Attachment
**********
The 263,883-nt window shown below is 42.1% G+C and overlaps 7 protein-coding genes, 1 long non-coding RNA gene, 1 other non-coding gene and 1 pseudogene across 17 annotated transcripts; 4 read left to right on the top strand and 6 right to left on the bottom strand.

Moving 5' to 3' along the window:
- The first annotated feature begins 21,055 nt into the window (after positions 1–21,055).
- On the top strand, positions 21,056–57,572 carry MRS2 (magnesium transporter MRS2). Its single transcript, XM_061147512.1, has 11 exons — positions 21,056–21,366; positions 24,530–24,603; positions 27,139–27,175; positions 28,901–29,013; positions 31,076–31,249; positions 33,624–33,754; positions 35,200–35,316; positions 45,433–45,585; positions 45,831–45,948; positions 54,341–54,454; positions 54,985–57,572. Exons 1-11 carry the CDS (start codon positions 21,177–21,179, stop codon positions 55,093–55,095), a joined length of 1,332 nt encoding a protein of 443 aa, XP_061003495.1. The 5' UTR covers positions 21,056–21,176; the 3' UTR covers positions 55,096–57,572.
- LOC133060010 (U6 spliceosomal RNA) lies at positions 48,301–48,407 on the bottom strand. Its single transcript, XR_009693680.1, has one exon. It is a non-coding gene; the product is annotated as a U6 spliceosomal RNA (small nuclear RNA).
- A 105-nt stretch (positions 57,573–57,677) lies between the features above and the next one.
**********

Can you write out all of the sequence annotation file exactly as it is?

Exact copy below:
The 263,883-nt window shown below is 42.1% G+C and overlaps 7 protein-coding genes, 1 long non-coding RNA gene, 1 other non-coding gene and 1 pseudogene across 17 annotated transcripts; 4 read left to right on the top strand and 6 right to left on the bottom strand.

Moving 5' to 3' along the window:
- The first annotated feature begins 21,055 nt into the window (after positions 1–21,055).
- On the top strand, positions 21,056–57,572 carry MRS2 (magnesium transporter MRS2). Its single transcript, XM_061147512.1, has 11 exons — positions 21,056–21,366; positions 24,530–24,603; positions 27,139–27,175; positions 28,901–29,013; positions 31,076–31,249; positions 33,624–33,754; positions 35,200–35,316; positions 45,433–45,585; positions 45,831–45,948; positions 54,341–54,454; positions 54,985–57,572. Exons 1-11 carry the CDS (start codon positions 21,177–21,179, stop codon positions 55,093–55,095), a joined length of 1,332 nt encoding a protein of 443 aa, XP_061003495.1. The 5' UTR covers positions 21,056–21,176; the 3' UTR covers positions 55,096–57,572.
- LOC133060010 (U6 spliceosomal RNA) lies at positions 48,301–48,407 on the bottom strand. Its single transcript, XR_009693680.1, has one exon. It is a non-coding gene; the product is annotated as a U6 spliceosomal RNA (small nuclear RNA).
- A 105-nt stretch (positions 57,573–57,677) lies between the features above and the next one.